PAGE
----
Johnny had a fever for a few days and then coughed for over 2 weeks. While he was still coughing, his new baby sister became ill with a fever and then developed a severe cough with a whoop. The doctor was suspicious, prescribed an antibiotic and sent in a lab test for the baby. It was confirmed that the baby had whooping cough, also known as pertussis.
When Sam told the doctor his joints had been aching for several weeks and were preventing him from his spring gardening, he was asked if he had ever been bitten by a tick. He had removed a very small tick last fall but had not been concerned because the bite had healed very quickly. The doctor ordered a blood test to see if it was Lyme disease.
Jill went to the doctor with abdominal cramps and diarrhea. A stool specimen was sent to the lab for testing. The doctor wanted to see if it was salmonella, giardia, or some other gastorintestinal illness. Sarah had routine blood work during her pregnancy and was informed that she was positive for hepatitis B. During a pre-employment physical, Tony's blood test revealed that he'd had a past exposure to hepatitis C.
All of these people have had positive lab tests for diseases included on the State of New Jersey's list of over 50 diseases that are reportable to the local health department by the doctor, laboratory, or hospital. Negative results are not reportable. Certain diseases, such as HIV or STDs are reportable directly to the State Health Department.
These individuals have become cases in New Jersey's Communicable Disease Reporting & Surveillance System (CDRSS). Communicable diseases, including food borne illness, hepatitis, and vaccine preventable illnesses are monitored by public health through mandatory reorting to CDRSS. Information gathered helps us learn more about the epidemiology of a disease. Who gets it? What does it look like? How do they get it? Why do they get it?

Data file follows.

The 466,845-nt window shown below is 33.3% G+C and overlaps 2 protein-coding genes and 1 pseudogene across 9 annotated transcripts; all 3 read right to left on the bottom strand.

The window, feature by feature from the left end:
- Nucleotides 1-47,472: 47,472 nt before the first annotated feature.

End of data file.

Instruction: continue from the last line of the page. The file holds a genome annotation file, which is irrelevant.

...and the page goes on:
Public health aims to control disease and disease outbreak. While a doctor concentrates on the individual patient, public health focuses on the population in the community. Public health surveillance looks for changes in the number of cases of regularly occurring diseases in the general population, providing us with updates and other alerts. Public health professionals can evaluate if prevention and containment efforts are working or if the strategy needs to be changed.
Recent events involving measles, SARs, salmonella, H1N1 and E.coli crossed local, state, national, and international boundaries, and required the combined efforts of public health doctors, nurses, health educators, health inspectors, epidemiologists, and others at many different levels. Notification of positive lab results triggers further investigation by the Public Health Nurse (PHN) at the local health department. Most patients are unaware of this process. It may often be completed by the PHN gathering information on the patient and illness from the doctor alone.
The PHN works to confirm the case, ensure adequate treatment, identify the source if possible, protect others who might have been exposed, and to prevent further spread of communicable disease. This is confidential, confirms that the patient is aware of the diagnosis, and can reduce the risk of further spread of the disease. In some cases, the patient is provided with fact sheets that explain symptoms, treatment, and how to prevent the spread of a disease. Good hand washing practice is often emphasized as it is one of the simplest and most effective safeguards in preventing disease transmission.
In 2011 alone, there were over 72 case investigations completed in the City of Englewood. This number refers only to the residents that were tested for certain illnesses or whose doctor reported a possible case based on symptoms. People get ill but may not go to the doctor because it is "just a stomach virus" or "just a nagging cough". Some recover after a few days, but others may still spread germs. As a result, others are unintentinoally exposed to communicable diseases. Accurate information generated by CDRSS allows health departments to encourage awareness, protection, prevention, testing, treatment, and report to reduce the spread of communicable disease in our communities.